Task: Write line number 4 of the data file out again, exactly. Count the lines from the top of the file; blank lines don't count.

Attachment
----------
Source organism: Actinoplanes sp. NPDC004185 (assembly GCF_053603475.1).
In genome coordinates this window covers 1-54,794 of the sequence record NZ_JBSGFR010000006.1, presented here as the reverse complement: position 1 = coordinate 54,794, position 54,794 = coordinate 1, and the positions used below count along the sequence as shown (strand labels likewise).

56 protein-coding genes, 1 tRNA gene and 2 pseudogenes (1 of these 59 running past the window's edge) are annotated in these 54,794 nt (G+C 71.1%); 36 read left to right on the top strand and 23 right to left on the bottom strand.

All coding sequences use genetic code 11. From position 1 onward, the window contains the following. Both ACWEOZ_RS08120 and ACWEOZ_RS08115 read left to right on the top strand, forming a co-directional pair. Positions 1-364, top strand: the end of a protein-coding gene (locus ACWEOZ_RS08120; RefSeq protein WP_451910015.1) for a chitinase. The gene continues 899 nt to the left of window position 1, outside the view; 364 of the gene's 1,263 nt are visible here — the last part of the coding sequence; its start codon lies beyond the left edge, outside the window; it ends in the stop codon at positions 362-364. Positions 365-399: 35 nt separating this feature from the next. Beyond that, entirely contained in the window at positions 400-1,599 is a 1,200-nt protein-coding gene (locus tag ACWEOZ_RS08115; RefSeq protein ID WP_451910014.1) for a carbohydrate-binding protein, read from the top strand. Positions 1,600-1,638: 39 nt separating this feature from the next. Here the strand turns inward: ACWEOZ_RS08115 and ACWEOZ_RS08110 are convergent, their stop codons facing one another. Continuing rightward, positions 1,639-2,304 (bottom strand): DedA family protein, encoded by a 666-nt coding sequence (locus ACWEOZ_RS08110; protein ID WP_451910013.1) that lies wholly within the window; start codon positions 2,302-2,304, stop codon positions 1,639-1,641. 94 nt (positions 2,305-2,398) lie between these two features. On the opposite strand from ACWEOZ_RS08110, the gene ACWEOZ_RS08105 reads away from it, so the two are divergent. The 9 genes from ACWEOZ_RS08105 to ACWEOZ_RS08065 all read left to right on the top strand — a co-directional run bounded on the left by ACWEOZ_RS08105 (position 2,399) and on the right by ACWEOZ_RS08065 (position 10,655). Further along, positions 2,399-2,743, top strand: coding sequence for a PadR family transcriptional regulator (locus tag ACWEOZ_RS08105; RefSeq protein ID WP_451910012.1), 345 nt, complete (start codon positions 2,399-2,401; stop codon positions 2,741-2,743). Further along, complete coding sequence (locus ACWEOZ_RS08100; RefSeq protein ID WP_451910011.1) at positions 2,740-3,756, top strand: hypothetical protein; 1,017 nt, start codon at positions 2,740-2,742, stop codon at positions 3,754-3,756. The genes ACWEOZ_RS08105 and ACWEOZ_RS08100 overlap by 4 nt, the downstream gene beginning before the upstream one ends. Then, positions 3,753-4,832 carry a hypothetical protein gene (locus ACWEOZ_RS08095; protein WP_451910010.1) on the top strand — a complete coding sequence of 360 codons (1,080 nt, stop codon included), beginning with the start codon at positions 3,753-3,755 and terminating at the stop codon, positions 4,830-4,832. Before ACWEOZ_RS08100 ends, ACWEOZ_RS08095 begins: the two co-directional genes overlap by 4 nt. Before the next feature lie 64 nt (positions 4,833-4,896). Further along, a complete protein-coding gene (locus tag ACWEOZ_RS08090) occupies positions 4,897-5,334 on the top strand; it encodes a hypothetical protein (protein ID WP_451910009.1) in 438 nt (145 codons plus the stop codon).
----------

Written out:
All coding sequences use genetic code 11. From position 1 onward, the window contains the following. Both ACWEOZ_RS08120 and ACWEOZ_RS08115 read left to right on the top strand, forming a co-directional pair. Positions 1-364, top strand: the end of a protein-coding gene (locus ACWEOZ_RS08120; RefSeq protein WP_451910015.1) for a chitinase. The gene continues 899 nt to the left of window position 1, outside the view; 364 of the gene's 1,263 nt are visible here — the last part of the coding sequence; its start codon lies beyond the left edge, outside the window; it ends in the stop codon at positions 362-364. Positions 365-399: 35 nt separating this feature from the next. Beyond that, entirely contained in the window at positions 400-1,599 is a 1,200-nt protein-coding gene (locus tag ACWEOZ_RS08115; RefSeq protein ID WP_451910014.1) for a carbohydrate-binding protein, read from the top strand. Positions 1,600-1,638: 39 nt separating this feature from the next. Here the strand turns inward: ACWEOZ_RS08115 and ACWEOZ_RS08110 are convergent, their stop codons facing one another. Continuing rightward, positions 1,639-2,304 (bottom strand): DedA family protein, encoded by a 666-nt coding sequence (locus ACWEOZ_RS08110; protein ID WP_451910013.1) that lies wholly within the window; start codon positions 2,302-2,304, stop codon positions 1,639-1,641. 94 nt (positions 2,305-2,398) lie between these two features. On the opposite strand from ACWEOZ_RS08110, the gene ACWEOZ_RS08105 reads away from it, so the two are divergent. The 9 genes from ACWEOZ_RS08105 to ACWEOZ_RS08065 all read left to right on the top strand — a co-directional run bounded on the left by ACWEOZ_RS08105 (position 2,399) and on the right by ACWEOZ_RS08065 (position 10,655). Further along, positions 2,399-2,743, top strand: coding sequence for a PadR family transcriptional regulator (locus tag ACWEOZ_RS08105; RefSeq protein ID WP_451910012.1), 345 nt, complete (start codon positions 2,399-2,401; stop codon positions 2,741-2,743). Further along, complete coding sequence (locus ACWEOZ_RS08100; RefSeq protein ID WP_451910011.1) at positions 2,740-3,756, top strand: hypothetical protein; 1,017 nt, start codon at positions 2,740-2,742, stop codon at positions 3,754-3,756. The genes ACWEOZ_RS08105 and ACWEOZ_RS08100 overlap by 4 nt, the downstream gene beginning before the upstream one ends. Then, positions 3,753-4,832 carry a hypothetical protein gene (locus ACWEOZ_RS08095; protein WP_451910010.1) on the top strand — a complete coding sequence of 360 codons (1,080 nt, stop codon included), beginning with the start codon at positions 3,753-3,755 and terminating at the stop codon, positions 4,830-4,832. Before ACWEOZ_RS08100 ends, ACWEOZ_RS08095 begins: the two co-directional genes overlap by 4 nt. Before the next feature lie 64 nt (positions 4,833-4,896). Further along, a complete protein-coding gene (locus tag ACWEOZ_RS08090) occupies positions 4,897-5,334 on the top strand; it encodes a hypothetical protein (protein ID WP_451910009.1) in 438 nt (145 codons plus the stop codon).